I watch a lot of talks in my downtime. I even post the ones I like to a
Tumblr… sometimes . I felt like sharing Derek Prior's "Implementing a
Strong Code Review Culture" from RailsConf 2015 in particular because it's
relevant to the conversations that the Reading Web team are having around
process and quality. You can watch the talk on YouTube  and, if you're
keen, you can read the paper that's referenced over at Microsoft Research
I particularly like the challenge of providing two paragraphs of context in
a commit message – to introduce the problem and your solution – and trying
to overcome negativity bias in written communication* by offering
compliments whenever possible and asking, not telling, while providing
I hope you enjoy the talk as much as I did.
* The speaker said "research has shown" but I didn't see a citation
*Notes (width added emphasis)*
- Code review isn't for catching bugs
- "Expectations, Outcomes, and Challenges of Modern Code Review"
- Chief benefits of code review:
- Knowledge transfer
- Increased team awareness
- Finding alternative solutions
- Code review is "the discipline of explaining your code to your peers"
- Process is more important than the result
- Goes on to define code review as "the discipline of discussing your
code with your peers"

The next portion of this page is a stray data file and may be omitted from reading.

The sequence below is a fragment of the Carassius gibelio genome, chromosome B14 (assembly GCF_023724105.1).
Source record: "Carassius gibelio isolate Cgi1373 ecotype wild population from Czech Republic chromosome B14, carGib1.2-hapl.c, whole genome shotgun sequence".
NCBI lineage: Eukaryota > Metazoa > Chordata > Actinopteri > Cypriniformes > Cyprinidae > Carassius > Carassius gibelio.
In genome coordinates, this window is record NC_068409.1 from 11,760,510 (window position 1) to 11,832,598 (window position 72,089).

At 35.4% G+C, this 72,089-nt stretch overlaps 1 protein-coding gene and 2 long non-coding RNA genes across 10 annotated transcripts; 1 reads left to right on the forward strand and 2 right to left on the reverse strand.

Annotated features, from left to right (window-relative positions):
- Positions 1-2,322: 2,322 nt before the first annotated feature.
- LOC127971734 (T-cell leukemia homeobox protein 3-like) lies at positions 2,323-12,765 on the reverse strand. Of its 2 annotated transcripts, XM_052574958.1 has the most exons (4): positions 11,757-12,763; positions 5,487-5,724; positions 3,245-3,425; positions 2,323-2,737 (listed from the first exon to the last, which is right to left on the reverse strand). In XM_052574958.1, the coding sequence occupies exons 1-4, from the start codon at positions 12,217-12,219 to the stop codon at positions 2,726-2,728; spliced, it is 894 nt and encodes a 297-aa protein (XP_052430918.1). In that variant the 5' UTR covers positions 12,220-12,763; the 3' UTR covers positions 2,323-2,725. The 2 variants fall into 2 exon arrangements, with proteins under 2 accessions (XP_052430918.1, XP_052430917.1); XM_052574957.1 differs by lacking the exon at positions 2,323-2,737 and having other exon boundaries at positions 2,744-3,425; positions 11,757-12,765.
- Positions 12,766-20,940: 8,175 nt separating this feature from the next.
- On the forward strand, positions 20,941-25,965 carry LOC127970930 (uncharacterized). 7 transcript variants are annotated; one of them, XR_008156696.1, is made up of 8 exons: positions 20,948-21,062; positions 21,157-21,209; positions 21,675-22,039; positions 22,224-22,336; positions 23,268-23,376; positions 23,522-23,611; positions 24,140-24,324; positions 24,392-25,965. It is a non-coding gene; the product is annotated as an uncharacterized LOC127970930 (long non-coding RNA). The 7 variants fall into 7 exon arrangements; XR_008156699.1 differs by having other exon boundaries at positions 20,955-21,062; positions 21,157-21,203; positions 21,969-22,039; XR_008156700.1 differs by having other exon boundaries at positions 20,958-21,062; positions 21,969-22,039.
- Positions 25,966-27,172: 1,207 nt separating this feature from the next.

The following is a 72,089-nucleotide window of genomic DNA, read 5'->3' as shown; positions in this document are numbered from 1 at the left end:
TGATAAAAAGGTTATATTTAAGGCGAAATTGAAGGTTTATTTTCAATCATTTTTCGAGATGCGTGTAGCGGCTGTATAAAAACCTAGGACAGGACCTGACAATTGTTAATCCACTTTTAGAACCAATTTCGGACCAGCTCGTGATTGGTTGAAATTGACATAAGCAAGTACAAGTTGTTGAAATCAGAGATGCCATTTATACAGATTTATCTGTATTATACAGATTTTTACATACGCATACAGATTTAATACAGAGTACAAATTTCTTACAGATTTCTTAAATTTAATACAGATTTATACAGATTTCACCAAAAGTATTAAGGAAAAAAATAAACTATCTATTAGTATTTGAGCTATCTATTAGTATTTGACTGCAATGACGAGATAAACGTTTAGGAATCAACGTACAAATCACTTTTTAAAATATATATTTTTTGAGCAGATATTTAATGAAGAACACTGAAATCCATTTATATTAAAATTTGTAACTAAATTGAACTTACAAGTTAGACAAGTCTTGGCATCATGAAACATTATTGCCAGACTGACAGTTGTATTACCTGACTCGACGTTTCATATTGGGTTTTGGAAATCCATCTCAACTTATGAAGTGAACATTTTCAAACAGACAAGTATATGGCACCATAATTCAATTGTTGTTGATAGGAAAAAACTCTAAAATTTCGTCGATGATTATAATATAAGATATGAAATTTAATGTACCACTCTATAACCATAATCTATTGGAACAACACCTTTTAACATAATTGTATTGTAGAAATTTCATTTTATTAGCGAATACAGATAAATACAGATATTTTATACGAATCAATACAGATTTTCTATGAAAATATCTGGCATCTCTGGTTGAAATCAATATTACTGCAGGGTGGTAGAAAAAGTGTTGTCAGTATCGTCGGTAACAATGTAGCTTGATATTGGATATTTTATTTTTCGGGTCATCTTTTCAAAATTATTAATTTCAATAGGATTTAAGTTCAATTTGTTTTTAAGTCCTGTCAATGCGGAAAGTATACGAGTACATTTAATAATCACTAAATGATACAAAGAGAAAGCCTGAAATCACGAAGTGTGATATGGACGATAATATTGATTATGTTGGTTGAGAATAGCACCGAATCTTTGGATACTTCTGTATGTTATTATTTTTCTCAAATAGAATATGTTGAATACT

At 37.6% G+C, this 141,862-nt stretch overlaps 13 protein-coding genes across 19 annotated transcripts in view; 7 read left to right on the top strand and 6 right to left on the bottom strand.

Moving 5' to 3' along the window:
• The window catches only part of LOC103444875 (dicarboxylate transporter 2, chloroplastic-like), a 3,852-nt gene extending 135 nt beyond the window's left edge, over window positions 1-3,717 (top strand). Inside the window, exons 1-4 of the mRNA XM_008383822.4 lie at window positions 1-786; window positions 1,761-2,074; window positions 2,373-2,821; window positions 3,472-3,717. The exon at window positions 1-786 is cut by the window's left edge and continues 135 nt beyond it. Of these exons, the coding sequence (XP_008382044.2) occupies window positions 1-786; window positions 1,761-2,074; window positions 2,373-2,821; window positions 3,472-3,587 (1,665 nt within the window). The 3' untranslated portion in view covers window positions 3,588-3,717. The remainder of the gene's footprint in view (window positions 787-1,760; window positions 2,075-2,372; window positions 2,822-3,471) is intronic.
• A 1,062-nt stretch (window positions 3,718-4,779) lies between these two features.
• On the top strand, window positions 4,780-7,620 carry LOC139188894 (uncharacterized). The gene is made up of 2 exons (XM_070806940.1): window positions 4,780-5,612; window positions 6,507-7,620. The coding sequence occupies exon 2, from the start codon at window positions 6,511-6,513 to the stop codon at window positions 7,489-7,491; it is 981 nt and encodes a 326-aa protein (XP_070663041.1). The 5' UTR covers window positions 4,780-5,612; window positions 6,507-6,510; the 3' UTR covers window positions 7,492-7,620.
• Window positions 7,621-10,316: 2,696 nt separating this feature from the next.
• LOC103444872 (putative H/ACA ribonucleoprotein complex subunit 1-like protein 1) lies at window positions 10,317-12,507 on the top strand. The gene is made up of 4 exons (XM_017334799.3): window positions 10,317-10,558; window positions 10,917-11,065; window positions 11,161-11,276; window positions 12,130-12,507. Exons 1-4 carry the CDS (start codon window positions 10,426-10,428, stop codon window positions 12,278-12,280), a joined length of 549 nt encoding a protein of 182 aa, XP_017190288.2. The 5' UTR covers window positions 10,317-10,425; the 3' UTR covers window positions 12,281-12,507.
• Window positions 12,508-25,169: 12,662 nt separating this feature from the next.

- If we get better at code review, then we'll get better at
communicating technically as a team
Rules of Engagement
- As an author, provide context
- "If content is king, then context is God"
- *In a pull request (patch set) the code is the content and the
commit message is the context*
- Provide sufficient context - bring the reviewer up to speed with
what you've been doing in the past X hours
- *Challenge: provide at least two paragraphs of context in your
- This additional context lives on in the commit history whereas
links to issue trackers might not
- As a reviewer, ask questions rather than making demands
- Research has shown that there's a negativity bias in written
communication. *Offer compliments whenever you can*
- *When you need to provide critical feedback, ask, don't tell*, e.g.
"extract a service to reduce some of this duplication" could be
as "what do you think about extracting a service to reduce some of this
- "Did you consider?", "can you clarify?"
- "Why didn't you just..." is framed negatively and includes the
- Use the Socratic method: asking and answering questions to
stimulate critical thinking and to illuminate ideas
Insist on high quality reviews, but agree to disagree
- Conflict is good. *Conflict drives a higher standard of coding
provided there's healthy debate*
- Everyone has a minimum bar to entry for quality. Once that bar is met,
then everything else is a trade-off
- Reasonable people disagree all the time
- Review what's important to you
- SRP (Single Responsibility Principle) (the S from SOLID)
- Test Coverage
- ... (whatever else you're comfortable in giving feedback on)
- What about style?
- Style is important
- "People who received style comments on their code perceived that
- Adopt a styleguide
Benefits of a Strong Code Review Culture
- Better code
- Better developers through constant knowledge transfer
- Team ownership of code, which leads to fewer silos
- Healthy debate